Friday, July 31, 2015

On Forgiveness

My mom was a latchkey kid of the late sixties/early seventies. A Navy brat. She practically raised her younger sister.

I still think they're bitter about this.

Because a comment was made the other day--about the narcissism of my grandmother--how it was always about her. And, if it wasn't, she would find a way to make it about her. Family always came second (or third, or fourth).

She passed away a couple of years ago. Cancer, ultimately. But my mom was there. All the way to the end.

So her tone and the narcissism comment surprised me. And I was reminded of the saying:

Not forgiving is like drinking poison and expecting the other person to die.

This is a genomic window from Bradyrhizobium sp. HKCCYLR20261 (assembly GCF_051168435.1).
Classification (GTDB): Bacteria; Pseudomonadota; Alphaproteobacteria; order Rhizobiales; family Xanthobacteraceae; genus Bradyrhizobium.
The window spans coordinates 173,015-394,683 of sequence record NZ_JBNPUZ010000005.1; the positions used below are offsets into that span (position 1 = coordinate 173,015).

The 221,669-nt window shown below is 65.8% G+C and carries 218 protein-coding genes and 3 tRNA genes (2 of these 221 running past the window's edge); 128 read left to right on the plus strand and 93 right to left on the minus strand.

Forgiveness isn't condoning the behavior or the actions, but choosing to let go. 

I think we're all doing the best we can with the information we have and who we are at the time. And we are each a product of the generation before us. 

I communicate with my daughter (probably to a fault). Explain and discuss and explore because I never felt comfortable enough to talk to my own mother about things.

My mother watched her mom work and work and work--put family second--for a mediocre job. Limited resources. If family is going to come second, the job should be worth it. Education became super-important to her.

My grandmother grew up in a world where women had few choices. She would never depend solely on a man. She ran away from my great grandmother, would take that job, make it her life.

I wonder what my great grandmother was running from. 

And her mother. 

Doing the best she could with the information she had and who she was at the time, I guess.

I wonder what my daughter will over-compensate for in her own life.

Whatever it is, I'm not drinking the poison, and I hope she doesn't, either.